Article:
My favorite Buddhist retreat center is the Bhavana Society, in West Virginia. While I was there for a 2-week, year-end retreat in December of 2011, I was driven to write some things down. This is one of them.
A-NEE-cha. Perhaps the most important Pali word those following the
Buddhist path need to know. This trip to Bhavana could not have
illustrated the meaning better. Summer's dense greenery has turned to
winter's bare branches, a thick bed of brown leaves and lots of downed
Roughly translated, Anicca means
'impermanence', yet according to Bhante Gunaratana it means a great deal more
than that. Like so many words from ancient languages, there is no clear
English word that conveys the full meaning, so 'impermanence' has to do.
He suggests we learn the word and use it, to benefit from its full
meaning. Does my English-fed mind truly understand the Pali nuances?
It's not a question I can answer, but I can tell you that when I
contemplate 'anicca' (a word I learned 7 years ago at my first
retreat) in my meditation, I do seem to feel a tad different than when I
We contemplate anicca,
or impermanence, because the entirety of the Buddha's teaching can
pretty much be boiled down to this word. He taught that the cause of all
suffering is craving (greed), or its opposite, aversion. And yet, since
everything in this world -- this universe -- is impermanent, we can
never find happiness, or freedom from suffering, from grasping and
trying to hold onto pleasant feelings, perceptions, ideas and
circumstances, or from angrily pushing away or against feelings,
perceptions, ideas and circumstances that we find less appealing. It
just doesn't happen. That shiny new car, or that new love in your life,
satisfy a greed or desire, but only temporarily. Once the newness of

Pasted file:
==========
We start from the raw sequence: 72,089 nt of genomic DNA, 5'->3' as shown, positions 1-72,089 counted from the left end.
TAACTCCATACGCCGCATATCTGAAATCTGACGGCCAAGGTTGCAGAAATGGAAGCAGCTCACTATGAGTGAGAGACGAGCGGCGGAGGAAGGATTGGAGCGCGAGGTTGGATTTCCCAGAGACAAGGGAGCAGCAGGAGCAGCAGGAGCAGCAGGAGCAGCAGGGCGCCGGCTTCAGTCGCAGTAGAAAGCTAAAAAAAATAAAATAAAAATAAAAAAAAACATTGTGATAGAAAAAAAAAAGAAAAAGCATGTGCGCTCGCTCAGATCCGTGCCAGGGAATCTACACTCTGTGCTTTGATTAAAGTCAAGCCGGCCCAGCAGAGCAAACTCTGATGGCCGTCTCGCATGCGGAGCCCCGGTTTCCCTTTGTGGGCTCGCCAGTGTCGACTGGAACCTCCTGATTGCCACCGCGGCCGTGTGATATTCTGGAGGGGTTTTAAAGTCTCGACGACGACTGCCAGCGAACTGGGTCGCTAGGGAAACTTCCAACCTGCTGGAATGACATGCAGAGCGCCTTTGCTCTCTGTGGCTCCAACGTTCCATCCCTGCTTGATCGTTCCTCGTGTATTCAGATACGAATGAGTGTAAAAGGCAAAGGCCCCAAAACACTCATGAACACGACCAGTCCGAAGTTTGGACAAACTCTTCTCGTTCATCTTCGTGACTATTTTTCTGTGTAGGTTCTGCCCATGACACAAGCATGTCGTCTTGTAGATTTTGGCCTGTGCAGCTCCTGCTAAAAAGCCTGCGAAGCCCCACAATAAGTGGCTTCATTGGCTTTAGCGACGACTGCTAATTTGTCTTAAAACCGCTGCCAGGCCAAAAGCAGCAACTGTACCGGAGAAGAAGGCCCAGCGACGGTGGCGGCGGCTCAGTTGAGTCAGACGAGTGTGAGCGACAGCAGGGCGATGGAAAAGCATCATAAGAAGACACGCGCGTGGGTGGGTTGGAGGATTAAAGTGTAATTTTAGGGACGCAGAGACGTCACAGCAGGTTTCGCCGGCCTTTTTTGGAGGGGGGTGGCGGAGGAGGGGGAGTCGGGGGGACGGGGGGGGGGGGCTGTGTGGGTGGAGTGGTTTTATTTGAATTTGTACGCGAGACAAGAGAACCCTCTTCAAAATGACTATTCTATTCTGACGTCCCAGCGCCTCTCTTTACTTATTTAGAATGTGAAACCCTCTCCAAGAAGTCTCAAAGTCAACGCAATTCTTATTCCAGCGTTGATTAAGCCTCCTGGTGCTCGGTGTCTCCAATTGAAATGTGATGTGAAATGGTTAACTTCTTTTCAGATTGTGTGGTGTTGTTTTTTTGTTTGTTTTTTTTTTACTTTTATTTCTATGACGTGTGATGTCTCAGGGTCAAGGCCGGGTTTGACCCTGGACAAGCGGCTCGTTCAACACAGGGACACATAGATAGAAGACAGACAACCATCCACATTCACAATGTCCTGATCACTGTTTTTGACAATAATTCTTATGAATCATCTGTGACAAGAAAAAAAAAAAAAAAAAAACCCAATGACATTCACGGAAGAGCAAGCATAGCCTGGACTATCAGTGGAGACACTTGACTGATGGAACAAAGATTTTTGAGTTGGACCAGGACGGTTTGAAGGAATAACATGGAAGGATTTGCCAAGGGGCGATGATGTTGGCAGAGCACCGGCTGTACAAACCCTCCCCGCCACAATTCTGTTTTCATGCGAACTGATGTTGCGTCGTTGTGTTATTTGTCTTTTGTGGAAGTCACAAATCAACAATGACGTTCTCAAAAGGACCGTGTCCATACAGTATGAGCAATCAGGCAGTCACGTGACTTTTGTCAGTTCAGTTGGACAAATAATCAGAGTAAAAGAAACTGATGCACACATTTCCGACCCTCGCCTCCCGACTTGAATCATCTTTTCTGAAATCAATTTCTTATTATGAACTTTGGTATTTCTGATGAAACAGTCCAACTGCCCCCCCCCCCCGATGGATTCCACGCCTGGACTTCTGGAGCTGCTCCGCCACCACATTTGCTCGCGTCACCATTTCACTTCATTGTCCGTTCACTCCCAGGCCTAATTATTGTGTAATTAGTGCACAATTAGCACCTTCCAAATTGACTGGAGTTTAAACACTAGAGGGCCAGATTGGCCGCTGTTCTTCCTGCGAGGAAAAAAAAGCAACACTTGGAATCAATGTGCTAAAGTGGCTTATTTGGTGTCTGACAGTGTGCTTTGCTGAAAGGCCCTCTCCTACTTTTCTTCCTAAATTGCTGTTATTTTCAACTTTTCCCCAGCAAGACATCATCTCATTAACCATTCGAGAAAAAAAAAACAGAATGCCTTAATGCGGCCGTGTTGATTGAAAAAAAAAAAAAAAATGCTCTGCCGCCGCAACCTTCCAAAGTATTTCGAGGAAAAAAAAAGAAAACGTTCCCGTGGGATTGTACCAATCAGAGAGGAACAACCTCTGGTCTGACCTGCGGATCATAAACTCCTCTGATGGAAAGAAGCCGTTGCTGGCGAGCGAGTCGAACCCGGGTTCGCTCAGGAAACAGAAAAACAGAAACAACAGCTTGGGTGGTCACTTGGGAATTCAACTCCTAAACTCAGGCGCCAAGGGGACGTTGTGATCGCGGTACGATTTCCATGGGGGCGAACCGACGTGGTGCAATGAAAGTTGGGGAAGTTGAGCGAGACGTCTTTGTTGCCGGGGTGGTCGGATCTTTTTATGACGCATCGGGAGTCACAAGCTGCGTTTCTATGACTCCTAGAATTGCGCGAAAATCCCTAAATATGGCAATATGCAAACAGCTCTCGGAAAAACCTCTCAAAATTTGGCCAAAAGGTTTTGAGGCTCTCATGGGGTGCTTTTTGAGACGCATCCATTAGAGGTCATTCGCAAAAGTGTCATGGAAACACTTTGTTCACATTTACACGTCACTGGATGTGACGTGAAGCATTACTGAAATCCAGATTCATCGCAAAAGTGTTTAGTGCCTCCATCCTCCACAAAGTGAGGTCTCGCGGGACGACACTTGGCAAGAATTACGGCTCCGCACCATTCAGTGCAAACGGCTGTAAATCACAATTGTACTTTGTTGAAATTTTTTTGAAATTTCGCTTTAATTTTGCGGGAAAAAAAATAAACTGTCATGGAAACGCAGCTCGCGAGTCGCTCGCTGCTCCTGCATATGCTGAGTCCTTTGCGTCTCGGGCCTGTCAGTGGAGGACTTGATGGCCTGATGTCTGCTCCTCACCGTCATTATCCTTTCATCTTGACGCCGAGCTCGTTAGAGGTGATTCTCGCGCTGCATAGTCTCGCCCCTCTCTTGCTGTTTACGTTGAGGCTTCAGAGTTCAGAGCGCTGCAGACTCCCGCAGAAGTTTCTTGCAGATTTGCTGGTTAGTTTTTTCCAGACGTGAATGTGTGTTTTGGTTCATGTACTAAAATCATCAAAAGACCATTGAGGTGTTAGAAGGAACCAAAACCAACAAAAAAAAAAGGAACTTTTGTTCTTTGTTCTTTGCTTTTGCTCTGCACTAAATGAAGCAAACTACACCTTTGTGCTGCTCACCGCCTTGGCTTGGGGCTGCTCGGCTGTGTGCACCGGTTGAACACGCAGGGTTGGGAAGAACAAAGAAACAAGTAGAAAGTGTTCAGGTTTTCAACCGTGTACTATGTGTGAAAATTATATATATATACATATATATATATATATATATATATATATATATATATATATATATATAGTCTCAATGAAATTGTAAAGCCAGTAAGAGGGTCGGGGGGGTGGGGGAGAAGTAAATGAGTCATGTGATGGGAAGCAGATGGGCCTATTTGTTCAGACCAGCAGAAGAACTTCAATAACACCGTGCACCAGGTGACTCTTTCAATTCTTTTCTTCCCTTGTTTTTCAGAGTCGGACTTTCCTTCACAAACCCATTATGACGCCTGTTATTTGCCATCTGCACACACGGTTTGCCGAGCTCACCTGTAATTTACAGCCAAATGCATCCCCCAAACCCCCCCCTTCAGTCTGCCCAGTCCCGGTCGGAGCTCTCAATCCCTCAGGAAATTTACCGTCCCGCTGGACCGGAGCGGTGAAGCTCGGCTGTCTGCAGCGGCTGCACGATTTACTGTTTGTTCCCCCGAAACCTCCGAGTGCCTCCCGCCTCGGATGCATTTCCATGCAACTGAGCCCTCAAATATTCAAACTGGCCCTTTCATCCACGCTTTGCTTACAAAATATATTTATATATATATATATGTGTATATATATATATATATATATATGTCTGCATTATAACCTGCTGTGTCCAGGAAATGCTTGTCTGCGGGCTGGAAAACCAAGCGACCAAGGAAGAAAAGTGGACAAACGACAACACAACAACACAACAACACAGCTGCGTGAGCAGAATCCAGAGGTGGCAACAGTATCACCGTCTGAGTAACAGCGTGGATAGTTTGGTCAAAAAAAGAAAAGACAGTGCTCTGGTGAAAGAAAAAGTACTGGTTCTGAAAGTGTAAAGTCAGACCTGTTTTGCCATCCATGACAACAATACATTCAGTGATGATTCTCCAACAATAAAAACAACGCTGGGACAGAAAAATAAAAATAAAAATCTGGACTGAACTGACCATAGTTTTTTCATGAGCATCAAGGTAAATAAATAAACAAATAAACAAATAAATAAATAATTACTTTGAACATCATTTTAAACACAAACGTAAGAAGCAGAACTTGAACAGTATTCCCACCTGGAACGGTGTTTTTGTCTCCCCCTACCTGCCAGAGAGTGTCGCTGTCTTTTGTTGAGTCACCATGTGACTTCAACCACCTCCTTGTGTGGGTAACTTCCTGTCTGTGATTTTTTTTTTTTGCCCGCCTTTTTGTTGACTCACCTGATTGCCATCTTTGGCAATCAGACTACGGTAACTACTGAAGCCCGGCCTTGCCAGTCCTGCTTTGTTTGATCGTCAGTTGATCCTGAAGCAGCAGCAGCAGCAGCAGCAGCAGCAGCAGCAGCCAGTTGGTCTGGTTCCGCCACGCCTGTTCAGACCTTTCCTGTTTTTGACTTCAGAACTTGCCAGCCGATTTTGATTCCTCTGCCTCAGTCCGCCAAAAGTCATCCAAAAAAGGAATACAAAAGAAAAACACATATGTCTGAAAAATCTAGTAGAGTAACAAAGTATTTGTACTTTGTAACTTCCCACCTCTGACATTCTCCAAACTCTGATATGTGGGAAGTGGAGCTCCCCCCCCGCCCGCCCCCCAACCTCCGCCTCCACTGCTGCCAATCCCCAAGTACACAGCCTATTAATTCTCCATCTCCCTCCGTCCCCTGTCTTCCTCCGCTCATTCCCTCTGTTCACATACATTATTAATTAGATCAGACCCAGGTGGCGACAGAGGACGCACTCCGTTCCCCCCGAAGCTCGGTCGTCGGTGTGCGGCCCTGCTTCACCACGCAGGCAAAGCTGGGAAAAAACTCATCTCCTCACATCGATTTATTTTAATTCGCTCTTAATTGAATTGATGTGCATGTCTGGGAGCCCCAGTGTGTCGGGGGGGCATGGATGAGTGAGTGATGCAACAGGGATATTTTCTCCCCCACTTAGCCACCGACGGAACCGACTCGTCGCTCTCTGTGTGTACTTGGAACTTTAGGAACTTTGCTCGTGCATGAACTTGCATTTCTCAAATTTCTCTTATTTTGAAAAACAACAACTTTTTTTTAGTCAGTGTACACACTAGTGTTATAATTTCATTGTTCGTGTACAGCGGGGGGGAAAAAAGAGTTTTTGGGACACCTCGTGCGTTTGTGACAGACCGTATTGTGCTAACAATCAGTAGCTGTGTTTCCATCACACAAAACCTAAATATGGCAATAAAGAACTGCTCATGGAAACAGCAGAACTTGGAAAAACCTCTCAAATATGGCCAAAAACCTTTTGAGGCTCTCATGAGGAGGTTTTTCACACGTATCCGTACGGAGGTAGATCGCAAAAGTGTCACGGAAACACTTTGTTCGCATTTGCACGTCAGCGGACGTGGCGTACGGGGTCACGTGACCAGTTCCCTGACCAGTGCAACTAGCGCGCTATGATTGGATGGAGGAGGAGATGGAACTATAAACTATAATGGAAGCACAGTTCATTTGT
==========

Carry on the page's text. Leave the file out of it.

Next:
either wears away, we're mostly off to some new object or idea to 'make
Everything changes. The oceans,
rivers,mountains and trees -- even the stars in the sky -- are
constantly changing. And so, my friend, are you. Does your body look the
same in the mirror as it did 20 or 40 years ago? One year ago? We age.
We mature, hopefully. Our body loses old cells by the millions daily,
replaces them with new. We have ways of making us live longer, but death
and aging are inevitable.
Our ideas change, too. When
we look closely at the feelings of body and mind we see constant
change. Things arise, they pass away. Nothing stays the same. Yet, we
grasp at objects, people, ideas for happiness, even though it's
impossible for that object, person or idea to remain constant.
So, we're back to anicca.
We contemplate everything as impermanent, unable to give us lasting
happiness. Along with that we realize that these feelings or desires are
not 'ours', since we cannot control them or hold on to them. They are
mere products of the mind, which with close attention we can watch arise
and pass away, arise and pass away. Regarded as impermanent, we cannot
grab hold and develop attachment, cause suffering. And that, to answer
many questions, is a good part of 'what do you do up there?". Anicca, anicca, anicca.